This was a very quick sketch in pen and watercolour. And I did it on the table, between pie and peas and cups of hot coffee! And the Tutankamun exhibition was a lovely bonus. Another lovely day with my sketching buddies. By the way, I have missed out all the difficult bits, like all the people! If you want to see what else we sketch, see this post here .
Good morning everyone. As promised, here are my charcoal portraits from the drawing class last weekend. Actually, I was longing to finish them and finally found some time yesterday. But I spent a couple of days looking at them before that. And it seems to be an important part of the creating, I think. Perhaps you may enjoy hearing about the process of this one, a technique I’ve not tried before. Firstly we had to cover the paper with a thick layer of charcoal. Then we proceeded to carve out the outlines of a face, using an eraser, all the while staring into a little mirror. Maybe that’s why the facial expression is so serious! Well, it was the end of the class then, so I did the rest at home, including more subtle ‘removals’ and the addition of details in fine charcoal. Plus just a touch of white pastel.
Here is the finished version of the drawing I showed you in this post here. And this was a new technique for me too. Because the first preparatory sketch was quickly done and then partially erased! After that, we were encouraged to use a scribbly style of strokes with the sticks of charcoal. In addition, we were working in half light to accentuate the shadows on the face. Then I tidied it up and smoothed it down a bit at home. And, I am quite pleased with these charcoal portraits.
Finally, for those of you who want to see the finished collaborative abstract I took part in, here it is! As you may notice, it underwent a few changes before being hung on the wall in the projects room at The Urban Commune. So we can all admire it.
Good morning everyone. Well, the title says it all – I’ve not much time for painting at the moment. So I’ll just show you my works in progress. For example, I’ve spent about an hour and a quarter so far on this Australian landscape. Perhaps another 30 minutes will complete it and it’s 7by 9 inches, gouache on paper. Note to self: I must dull down the colours a bit more!
Please don’t laugh (yet!) This was done very quickly at a charcoal drawing workshop. And I’ll tell you all about it later, in my next post. Oh, by the way, this was drawn in very low light, in order to cast strong shadows on the face. So, that’s another excuse! Anyway, I’ll show you both of these when they are finished.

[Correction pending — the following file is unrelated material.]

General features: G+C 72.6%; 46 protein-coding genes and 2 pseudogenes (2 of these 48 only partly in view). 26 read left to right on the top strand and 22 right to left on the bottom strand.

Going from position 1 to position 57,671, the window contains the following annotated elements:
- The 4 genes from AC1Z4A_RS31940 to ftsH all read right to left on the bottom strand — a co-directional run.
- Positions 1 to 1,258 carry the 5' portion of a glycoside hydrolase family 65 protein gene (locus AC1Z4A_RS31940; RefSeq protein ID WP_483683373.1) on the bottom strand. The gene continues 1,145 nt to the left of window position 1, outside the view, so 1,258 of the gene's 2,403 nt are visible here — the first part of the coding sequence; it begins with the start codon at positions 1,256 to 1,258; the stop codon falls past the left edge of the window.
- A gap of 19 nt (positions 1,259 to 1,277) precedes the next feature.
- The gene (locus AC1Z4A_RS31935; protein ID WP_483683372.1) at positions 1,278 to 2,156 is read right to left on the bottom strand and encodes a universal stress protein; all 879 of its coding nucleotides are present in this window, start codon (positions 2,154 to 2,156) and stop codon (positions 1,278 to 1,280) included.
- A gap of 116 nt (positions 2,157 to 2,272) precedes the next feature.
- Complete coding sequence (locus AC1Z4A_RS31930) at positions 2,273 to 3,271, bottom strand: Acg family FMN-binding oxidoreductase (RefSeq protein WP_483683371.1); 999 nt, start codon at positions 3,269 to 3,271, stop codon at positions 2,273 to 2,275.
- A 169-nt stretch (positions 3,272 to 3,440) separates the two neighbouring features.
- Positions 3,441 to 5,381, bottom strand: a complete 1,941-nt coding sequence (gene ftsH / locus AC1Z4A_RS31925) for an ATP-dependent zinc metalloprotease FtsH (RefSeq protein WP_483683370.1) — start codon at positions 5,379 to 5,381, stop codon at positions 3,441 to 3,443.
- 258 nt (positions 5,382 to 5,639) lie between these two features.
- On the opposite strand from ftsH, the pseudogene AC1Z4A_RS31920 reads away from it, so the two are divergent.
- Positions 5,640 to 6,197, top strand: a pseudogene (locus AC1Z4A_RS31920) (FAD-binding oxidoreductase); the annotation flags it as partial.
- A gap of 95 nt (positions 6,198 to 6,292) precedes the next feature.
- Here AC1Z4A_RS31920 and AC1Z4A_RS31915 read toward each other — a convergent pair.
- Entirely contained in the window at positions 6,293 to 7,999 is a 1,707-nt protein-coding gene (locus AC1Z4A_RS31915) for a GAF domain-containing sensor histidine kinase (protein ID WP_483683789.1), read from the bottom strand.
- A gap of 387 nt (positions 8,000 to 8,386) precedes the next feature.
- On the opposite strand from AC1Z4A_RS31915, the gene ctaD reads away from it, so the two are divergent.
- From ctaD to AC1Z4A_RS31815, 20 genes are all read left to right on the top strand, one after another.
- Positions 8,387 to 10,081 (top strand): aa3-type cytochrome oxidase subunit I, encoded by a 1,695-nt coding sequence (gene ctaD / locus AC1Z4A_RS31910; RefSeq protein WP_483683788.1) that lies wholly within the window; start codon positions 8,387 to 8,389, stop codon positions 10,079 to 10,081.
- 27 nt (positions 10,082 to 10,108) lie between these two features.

Good morning everyone. I went to a collaborative painting workshop at The Urban Commune Gallery here on Thursday. And we created this colourful abstract together. Actually, it was on the walk route of Artwalk Wakefield so we had plenty of visitors. Perhaps you can’t tell from the photo, but this is not the finished version. Because I had to leave before the end, I haven’t seen it yet.However, I think you’ll get the idea. Firstly, our tutor Gavin had painted a neutral background on this large piece of paper, to kill the white. Then we scribbled out marks and shapes to warm up. After that we started adding stuff, each using one colour at a time, to give some cohesion. Also, we continually switched places around the paper to prevent anyone from getting too cosy!
Then we had to step back and consider the painting as a whole. Unfortunately, that’s just when I had to leave so I didn’t see the colourful abstract completed! But it was a great workshop, thanks to Gavin. And, if you’re ever in the area, it’s a brilliant gallery and artists cooperative to visit.
Maybe you have seen this photo before, if you read my blog. And it is one of my displays in the gallery, see this post here. Anyway, this is an example of my semi-abstract and abstract style. But, it’s only one of the styles I paint in. Because, as you may know, I like to change things up a bit, as I did in this abstract here.